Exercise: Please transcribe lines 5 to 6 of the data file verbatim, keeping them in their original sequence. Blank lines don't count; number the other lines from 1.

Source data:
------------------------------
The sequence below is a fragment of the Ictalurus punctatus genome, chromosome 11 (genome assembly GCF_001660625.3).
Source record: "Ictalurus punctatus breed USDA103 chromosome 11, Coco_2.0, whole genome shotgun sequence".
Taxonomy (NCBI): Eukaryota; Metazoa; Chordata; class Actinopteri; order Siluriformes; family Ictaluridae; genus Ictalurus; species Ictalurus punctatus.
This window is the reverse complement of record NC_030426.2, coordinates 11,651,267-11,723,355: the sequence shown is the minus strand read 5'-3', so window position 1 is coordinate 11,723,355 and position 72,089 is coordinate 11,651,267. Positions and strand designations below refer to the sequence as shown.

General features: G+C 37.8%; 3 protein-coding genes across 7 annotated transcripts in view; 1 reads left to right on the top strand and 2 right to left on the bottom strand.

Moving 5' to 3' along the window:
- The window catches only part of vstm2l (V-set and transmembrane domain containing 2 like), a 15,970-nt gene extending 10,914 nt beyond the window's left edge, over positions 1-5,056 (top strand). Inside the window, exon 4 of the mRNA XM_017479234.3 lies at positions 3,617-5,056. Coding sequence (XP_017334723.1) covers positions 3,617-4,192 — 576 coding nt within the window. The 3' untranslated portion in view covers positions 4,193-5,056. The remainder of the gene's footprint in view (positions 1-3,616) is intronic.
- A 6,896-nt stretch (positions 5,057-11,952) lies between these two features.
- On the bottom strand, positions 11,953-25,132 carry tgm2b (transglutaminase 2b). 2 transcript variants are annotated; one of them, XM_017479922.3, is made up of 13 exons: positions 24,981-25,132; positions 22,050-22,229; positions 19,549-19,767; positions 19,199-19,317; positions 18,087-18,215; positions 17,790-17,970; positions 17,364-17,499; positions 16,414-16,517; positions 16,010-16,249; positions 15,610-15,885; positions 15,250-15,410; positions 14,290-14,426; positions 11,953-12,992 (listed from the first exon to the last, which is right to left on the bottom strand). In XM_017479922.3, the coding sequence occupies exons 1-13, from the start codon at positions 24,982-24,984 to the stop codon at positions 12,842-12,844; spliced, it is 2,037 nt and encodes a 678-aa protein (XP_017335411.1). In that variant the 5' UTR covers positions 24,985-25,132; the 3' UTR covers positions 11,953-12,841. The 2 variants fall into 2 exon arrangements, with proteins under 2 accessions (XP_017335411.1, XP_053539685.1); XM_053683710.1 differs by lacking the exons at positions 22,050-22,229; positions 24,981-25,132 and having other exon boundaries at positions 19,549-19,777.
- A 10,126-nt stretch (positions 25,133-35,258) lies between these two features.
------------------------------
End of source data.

General features: G+C 37.8%; 3 protein-coding genes across 7 annotated transcripts in view; 1 reads left to right on the top strand and 2 right to left on the bottom strand.

Moving 5' to 3' along the window: